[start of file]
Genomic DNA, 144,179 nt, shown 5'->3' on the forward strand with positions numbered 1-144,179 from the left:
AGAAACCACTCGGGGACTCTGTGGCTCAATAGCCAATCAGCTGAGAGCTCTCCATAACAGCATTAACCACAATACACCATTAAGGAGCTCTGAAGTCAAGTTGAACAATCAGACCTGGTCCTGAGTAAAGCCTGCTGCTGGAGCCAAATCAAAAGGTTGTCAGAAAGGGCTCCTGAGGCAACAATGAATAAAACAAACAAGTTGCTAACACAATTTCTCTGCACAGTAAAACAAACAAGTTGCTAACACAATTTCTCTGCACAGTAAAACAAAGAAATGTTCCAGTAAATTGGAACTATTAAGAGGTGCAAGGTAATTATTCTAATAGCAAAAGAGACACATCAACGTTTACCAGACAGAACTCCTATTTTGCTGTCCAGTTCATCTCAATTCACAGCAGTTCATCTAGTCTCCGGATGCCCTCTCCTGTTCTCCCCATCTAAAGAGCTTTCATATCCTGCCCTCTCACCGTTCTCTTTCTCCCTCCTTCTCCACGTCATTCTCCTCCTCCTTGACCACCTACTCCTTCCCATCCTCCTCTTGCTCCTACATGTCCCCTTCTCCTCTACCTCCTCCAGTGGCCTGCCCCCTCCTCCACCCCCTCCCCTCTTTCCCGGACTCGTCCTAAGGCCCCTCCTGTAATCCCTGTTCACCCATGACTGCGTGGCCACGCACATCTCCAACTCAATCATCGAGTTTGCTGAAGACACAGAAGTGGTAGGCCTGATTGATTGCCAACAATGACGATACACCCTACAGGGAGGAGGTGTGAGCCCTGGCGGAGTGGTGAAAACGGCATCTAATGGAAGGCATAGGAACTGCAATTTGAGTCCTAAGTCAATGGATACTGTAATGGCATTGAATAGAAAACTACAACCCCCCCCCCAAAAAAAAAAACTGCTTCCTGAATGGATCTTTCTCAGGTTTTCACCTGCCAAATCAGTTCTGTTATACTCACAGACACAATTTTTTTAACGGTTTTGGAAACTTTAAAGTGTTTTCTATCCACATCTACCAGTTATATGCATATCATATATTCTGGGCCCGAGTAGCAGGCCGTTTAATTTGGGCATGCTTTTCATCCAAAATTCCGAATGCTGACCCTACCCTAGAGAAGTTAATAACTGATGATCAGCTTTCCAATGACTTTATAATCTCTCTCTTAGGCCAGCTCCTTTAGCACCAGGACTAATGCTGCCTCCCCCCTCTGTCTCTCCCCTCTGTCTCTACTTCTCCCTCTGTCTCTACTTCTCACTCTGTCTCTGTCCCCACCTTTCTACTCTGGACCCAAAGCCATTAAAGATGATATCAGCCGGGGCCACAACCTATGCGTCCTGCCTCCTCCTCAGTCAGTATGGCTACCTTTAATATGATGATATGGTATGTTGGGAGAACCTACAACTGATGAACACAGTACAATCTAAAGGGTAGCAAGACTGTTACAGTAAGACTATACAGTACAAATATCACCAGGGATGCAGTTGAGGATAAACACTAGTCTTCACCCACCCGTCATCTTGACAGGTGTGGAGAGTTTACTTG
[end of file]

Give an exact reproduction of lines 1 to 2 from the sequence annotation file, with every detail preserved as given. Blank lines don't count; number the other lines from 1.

Genomic DNA, 144,179 nt, shown 5'->3' on the forward strand with positions numbered 1-144,179 from the left:
AGAAACCACTCGGGGACTCTGTGGCTCAATAGCCAATCAGCTGAGAGCTCTCCATAACAGCATTAACCACAATACACCATTAAGGAGCTCTGAAGTCAAGTTGAACAATCAGACCTGGTCCTGAGTAAAGCCTGCTGCTGGAGCCAAATCAAAAGGTTGTCAGAAAGGGCTCCTGAGGCAACAATGAATAAAACAAACAAGTTGCTAACACAATTTCTCTGCACAGTAAAACAAACAAGTTGCTAACACAATTTCTCTGCACAGTAAAACAAAGAAATGTTCCAGTAAATTGGAACTATTAAGAGGTGCAAGGTAATTATTCTAATAGCAAAAGAGACACATCAACGTTTACCAGACAGAACTCCTATTTTGCTGTCCAGTTCATCTCAATTCACAGCAGTTCATCTAGTCTCCGGATGCCCTCTCCTGTTCTCCCCATCTAAAGAGCTTTCATATCCTGCCCTCTCACCGTTCTCTTTCTCCCTCCTTCTCCACGTCATTCTCCTCCTCCTTGACCACCTACTCCTTCCCATCCTCCTCTTGCTCCTACATGTCCCCTTCTCCTCTACCTCCTCCAGTGGCCTGCCCCCTCCTCCACCCCCTCCCCTCTTTCCCGGACTCGTCCTAAGGCCCCTCCTGTAATCCCTGTTCACCCATGACTGCGTGGCCACGCACATCTCCAACTCAATCATCGAGTTTGCTGAAGACACAGAAGTGGTAGGCCTGATTGATTGCCAACAATGACGATACACCCTACAGGGAGGAGGTGTGAGCCCTGGCGGAGTGGTGAAAACGGCATCTAATGGAAGGCATAGGAACTGCAATTTGAGTCCTAAGTCAATGGATACTGTAATGGCATTGAATAGAAAACTACAACCCCCCCCCCAAAAAAAAAAACTGCTTCCTGAATGGATCTTTCTCAGGTTTTCACCTGCCAAATCAGTTCTGTTATACTCACAGACACAATTTTTTTAACGGTTTTGGAAACTTTAAAGTGTTTTCTATCCACATCTACCAGTTATATGCATATCATATATTCTGGGCCCGAGTAGCAGGCCGTTTAATTTGGGCATGCTTTTCATCCAAAATTCCGAATGCTGACCCTACCCTAGAGAAGTTAATAACTGATGATCAGCTTTCCAATGACTTTATAATCTCTCTCTTAGGCCAGCTCCTTTAGCACCAGGACTAATGCTGCCTCCCCCCTCTGTCTCTCCCCTCTGTCTCTACTTCTCCCTCTGTCTCTACTTCTCACTCTGTCTCTGTCCCCACCTTTCTACTCTGGACCCAAAGCCATTAAAGATGATATCAGCCGGGGCCACAACCTATGCGTCCTGCCTCCTCCTCAGTCAGTATGGCTACCTTTAATATGATGATATGGTATGTTGGGAGAACCTACAACTGATGAACACAGTACAATCTAAAGGGTAGCAAGACTGTTACAGTAAGACTATACAGTACAAATATCACCAGGGATGCAGTTGAGGATAAACACTAGTCTTCACCCACCCGTCATCTTGACAGGTGTGGAGAGTTTACTTG